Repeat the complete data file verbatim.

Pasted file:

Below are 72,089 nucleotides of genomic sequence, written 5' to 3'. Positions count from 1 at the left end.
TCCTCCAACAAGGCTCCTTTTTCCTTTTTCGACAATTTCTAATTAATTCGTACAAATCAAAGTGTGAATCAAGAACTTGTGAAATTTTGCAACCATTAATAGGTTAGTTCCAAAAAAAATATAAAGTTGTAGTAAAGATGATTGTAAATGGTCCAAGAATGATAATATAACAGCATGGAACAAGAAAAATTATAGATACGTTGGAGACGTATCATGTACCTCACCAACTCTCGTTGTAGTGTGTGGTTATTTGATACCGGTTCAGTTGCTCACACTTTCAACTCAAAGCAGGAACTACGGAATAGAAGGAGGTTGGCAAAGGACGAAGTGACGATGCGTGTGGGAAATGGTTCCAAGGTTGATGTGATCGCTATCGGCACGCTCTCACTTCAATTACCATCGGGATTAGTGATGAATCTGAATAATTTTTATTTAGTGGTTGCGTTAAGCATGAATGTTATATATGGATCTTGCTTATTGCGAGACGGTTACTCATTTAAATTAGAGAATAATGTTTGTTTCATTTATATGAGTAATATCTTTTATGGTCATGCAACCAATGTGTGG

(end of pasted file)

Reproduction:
Below are 72,089 nucleotides of genomic sequence, written 5' to 3'. Positions count from 1 at the left end.
TCCTCCAACAAGGCTCCTTTTTCCTTTTTCGACAATTTCTAATTAATTCGTACAAATCAAAGTGTGAATCAAGAACTTGTGAAATTTTGCAACCATTAATAGGTTAGTTCCAAAAAAAATATAAAGTTGTAGTAAAGATGATTGTAAATGGTCCAAGAATGATAATATAACAGCATGGAACAAGAAAAATTATAGATACGTTGGAGACGTATCATGTACCTCACCAACTCTCGTTGTAGTGTGTGGTTATTTGATACCGGTTCAGTTGCTCACACTTTCAACTCAAAGCAGGAACTACGGAATAGAAGGAGGTTGGCAAAGGACGAAGTGACGATGCGTGTGGGAAATGGTTCCAAGGTTGATGTGATCGCTATCGGCACGCTCTCACTTCAATTACCATCGGGATTAGTGATGAATCTGAATAATTTTTATTTAGTGGTTGCGTTAAGCATGAATGTTATATATGGATCTTGCTTATTGCGAGACGGTTACTCATTTAAATTAGAGAATAATGTTTGTTTCATTTATATGAGTAATATCTTTTATGGTCATGCAACCAATGTGTGG